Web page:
Author Topic: Verse in the Quran that brings doubt to what 'solat' really means  (Read 1600 times)

noshield30

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Hi everyone. I just wanted to point out that I've noticed recently, the beginning verses of the 9th surah:

9:5 So when the restricted months have
passed, then you may kill those who
have set up partners
wherever you find
them, take them, surround them, and
stand against them at every point. If they
repent, hold the contact prayer, and
contribute towards betterment, then you
shall leave them alone. God is
Forgiving, Compassionate.

As far as I know, 'those who have set up partners' are a reference to the polytheists in Mecca who were aggressive against the Prophet and his people in Medina, my question is why did God give one of the requirements to be spared from retaliation as 'hold the contact prayer'? It doesn't make any sense since they are polytheists in the first place therefore who would they hold the contact prayer/solat towards? Their polytheistic gods?? And if this verse implies that they should hold the contact prayer toward the monotheistic God (Allah) then wouldn't that mean that the muslims are ordered to convert the meccan polytheist into becoming believers by the use of force? This doesn't make sense either because in other parts of the Quran God made it clear that muslims are not to force anybody to convert. So this then brings us to another question, which is that maybe we have intrepeted 'solat/contact prayer' wrongly all this time? Maybe it's not some kind of religious ritual but something else, I'm not sure what exactly because I'm not good with Arabic. Hopefully people who are more familiar with the language can shed some light on this?

Anoushirvan

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Re: Verse in the Quran that brings doubt to what 'solat' really means
« Reply #1 on: August 28, 2018, 01:08:42 PM »
Salam !

You know, there are a lot of evidences that Arabia on the eve of 7th CE was not polytheist but monotheist.
For example, on the 5th CE, Sozomen of Gaza wrote that the "Saracens" were converted either to Christianity or Judaism.
South Arabia was Jewish and Christian.

If ever polytheism had remained at the beginning of 7th century, it was residual on the verge to disappear and couldn't justify Qur'an.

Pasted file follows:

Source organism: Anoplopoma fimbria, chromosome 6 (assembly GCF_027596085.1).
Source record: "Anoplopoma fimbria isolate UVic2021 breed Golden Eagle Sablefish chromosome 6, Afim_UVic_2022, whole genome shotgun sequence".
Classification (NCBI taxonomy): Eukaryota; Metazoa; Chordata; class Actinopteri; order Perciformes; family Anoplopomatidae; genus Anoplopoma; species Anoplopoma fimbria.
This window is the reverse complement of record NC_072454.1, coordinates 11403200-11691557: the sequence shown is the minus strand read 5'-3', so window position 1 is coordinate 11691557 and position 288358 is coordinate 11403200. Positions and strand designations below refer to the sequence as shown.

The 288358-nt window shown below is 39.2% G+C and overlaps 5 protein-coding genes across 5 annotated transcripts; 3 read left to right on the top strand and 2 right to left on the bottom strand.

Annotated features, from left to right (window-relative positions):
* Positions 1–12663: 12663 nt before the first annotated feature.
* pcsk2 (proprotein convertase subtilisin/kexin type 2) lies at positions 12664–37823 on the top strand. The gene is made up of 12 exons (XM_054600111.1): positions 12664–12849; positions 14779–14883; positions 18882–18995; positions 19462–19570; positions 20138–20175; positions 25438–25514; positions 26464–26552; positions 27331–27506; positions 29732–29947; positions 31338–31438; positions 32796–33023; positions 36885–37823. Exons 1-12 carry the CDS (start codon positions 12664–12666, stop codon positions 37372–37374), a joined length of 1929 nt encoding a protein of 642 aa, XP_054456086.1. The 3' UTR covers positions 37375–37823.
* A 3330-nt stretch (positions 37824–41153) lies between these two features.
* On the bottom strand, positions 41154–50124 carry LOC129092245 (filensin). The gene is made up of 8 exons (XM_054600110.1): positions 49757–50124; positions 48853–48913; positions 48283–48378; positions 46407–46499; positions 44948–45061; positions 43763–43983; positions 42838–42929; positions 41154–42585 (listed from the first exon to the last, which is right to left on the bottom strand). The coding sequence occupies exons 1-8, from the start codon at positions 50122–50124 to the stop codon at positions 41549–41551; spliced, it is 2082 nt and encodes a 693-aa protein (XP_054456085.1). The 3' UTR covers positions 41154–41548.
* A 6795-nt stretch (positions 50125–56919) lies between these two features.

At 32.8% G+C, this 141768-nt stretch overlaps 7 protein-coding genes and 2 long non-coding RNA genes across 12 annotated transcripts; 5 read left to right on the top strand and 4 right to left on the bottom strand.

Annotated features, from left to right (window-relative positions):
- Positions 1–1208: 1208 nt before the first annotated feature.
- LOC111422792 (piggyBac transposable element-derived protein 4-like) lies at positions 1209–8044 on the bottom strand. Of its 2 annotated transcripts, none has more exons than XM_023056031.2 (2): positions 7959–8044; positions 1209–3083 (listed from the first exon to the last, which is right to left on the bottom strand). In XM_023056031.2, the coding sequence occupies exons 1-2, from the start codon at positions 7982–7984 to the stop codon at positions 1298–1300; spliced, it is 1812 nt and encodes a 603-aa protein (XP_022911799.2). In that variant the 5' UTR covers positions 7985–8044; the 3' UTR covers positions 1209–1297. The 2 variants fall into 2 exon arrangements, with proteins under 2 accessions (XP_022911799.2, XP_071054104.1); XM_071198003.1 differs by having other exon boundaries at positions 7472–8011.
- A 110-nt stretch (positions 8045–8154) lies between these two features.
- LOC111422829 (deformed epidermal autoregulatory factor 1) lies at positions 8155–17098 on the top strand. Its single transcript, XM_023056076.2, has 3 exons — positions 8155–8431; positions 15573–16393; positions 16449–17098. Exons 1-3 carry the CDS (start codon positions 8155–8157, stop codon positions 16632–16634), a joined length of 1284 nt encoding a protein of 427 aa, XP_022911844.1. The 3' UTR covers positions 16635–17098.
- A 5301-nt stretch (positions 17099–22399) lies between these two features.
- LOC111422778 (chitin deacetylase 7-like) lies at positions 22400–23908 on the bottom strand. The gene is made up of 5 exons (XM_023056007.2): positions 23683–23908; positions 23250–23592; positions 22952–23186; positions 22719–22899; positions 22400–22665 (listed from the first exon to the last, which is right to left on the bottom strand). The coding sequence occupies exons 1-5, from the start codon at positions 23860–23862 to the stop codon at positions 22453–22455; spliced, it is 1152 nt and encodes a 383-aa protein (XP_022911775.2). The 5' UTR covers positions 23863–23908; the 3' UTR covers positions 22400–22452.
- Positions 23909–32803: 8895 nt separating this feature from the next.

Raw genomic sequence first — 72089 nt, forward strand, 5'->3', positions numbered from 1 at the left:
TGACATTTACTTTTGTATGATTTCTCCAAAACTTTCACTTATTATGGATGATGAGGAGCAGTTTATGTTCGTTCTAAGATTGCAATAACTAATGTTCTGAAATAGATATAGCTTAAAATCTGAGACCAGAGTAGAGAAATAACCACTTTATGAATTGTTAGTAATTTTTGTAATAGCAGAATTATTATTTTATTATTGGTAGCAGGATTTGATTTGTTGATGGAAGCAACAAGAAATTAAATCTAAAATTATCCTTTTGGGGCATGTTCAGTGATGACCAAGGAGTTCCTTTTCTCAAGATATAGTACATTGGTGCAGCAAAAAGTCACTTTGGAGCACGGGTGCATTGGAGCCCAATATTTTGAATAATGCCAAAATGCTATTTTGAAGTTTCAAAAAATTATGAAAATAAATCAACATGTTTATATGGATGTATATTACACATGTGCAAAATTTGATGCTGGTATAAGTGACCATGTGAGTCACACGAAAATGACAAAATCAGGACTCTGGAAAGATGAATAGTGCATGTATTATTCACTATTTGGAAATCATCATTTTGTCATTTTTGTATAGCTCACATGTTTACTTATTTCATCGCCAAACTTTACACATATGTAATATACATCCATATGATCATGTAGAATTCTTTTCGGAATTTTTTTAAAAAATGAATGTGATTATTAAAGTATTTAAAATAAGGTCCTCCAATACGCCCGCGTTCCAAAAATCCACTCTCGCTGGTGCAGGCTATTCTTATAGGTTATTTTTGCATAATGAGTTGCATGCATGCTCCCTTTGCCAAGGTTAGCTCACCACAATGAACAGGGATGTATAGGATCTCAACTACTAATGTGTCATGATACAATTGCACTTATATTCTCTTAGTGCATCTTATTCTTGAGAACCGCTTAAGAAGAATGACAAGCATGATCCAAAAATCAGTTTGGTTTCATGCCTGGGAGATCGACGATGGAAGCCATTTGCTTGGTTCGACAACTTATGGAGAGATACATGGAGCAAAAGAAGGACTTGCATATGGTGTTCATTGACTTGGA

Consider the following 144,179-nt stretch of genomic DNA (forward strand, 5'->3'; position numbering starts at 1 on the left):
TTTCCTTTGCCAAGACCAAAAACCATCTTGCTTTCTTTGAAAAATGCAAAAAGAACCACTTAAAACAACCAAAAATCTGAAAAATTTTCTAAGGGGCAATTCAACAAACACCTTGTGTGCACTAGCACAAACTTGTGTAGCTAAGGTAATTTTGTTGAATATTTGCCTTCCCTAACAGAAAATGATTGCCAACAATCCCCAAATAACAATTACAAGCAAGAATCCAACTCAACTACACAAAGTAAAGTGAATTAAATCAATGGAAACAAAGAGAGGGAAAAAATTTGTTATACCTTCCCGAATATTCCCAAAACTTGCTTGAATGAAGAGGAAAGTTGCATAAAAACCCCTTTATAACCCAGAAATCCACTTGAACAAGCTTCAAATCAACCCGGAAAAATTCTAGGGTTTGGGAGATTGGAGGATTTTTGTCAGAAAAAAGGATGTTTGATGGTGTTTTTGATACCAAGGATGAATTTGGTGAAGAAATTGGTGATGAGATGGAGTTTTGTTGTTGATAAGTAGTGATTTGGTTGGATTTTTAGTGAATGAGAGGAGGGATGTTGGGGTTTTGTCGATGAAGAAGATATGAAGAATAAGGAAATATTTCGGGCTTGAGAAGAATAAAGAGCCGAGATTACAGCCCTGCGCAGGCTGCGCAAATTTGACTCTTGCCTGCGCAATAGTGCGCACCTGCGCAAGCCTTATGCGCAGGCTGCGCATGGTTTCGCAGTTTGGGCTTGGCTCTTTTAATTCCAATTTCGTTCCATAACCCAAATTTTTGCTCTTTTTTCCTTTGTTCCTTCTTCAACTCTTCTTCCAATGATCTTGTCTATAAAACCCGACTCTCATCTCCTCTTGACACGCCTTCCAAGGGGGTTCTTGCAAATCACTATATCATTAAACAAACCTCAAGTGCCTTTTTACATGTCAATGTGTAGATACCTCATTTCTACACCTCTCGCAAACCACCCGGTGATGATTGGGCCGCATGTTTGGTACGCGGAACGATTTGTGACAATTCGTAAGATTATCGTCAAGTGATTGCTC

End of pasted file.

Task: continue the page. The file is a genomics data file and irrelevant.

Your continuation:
So when Qur'an accuses people to set-up partners with God, those people were actually monotheist.
If we could look at them, we would ask ourselves, what the heck did they do wrong ?

Novice

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Re: Verse in the Quran that brings doubt to what 'solat' really means
« Reply #2 on: August 28, 2018, 02:02:11 PM »
Hi everyone. I just wanted to point out that I've noticed recently, the beginning verses of the 9th surah:

9:5 So when the restricted months have
passed, then you may kill those who
have set up partners
wherever you find
them, take them, surround them, and
stand against them at every point. If they
repent, hold the contact prayer, and
contribute towards betterment, then you
shall leave them alone. God is
Forgiving, Compassionate.

As far as I know, 'those who have set up partners' are a reference to the polytheists in Mecca who were aggressive against the Prophet and his people in Medina, my question is why did God give one of the requirements to be spared from retaliation as 'hold the contact prayer'? It doesn't make any sense since they are polytheists in the first place therefore who would they hold the contact prayer/solat towards? Their polytheistic gods?? And if this verse implies that they should hold the contact prayer toward the monotheistic God (Allah) then wouldn't that mean that the muslims are ordered to convert the meccan polytheist into becoming believers by the use of force? This doesn't make sense either because in other parts of the Quran God made it clear that muslims are not to force anybody to convert. So this then brings us to another question, which is that maybe we have intrepeted 'solat/contact prayer' wrongly all this time? Maybe it's not some kind of religious ritual but something else, I'm not sure what exactly because I'm not good with Arabic. Hopefully people who are more familiar with the language can shed some light on this?

So what is your conclusion brother?

Wakas

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Re: Verse in the Quran that brings doubt to what 'solat' really means
« Reply #3 on: August 29, 2018, 02:52:41 AM »
You can read a whole article on this subject:
http://mypercept.co.uk/articles/disproved_traditional_salat.htm

The only explanation that I've read by those who uphold the salat=prayer understanding is that this incident is an exception (for that time only, not now) etc. Whether one considers this explanation sensible/probable is another matter.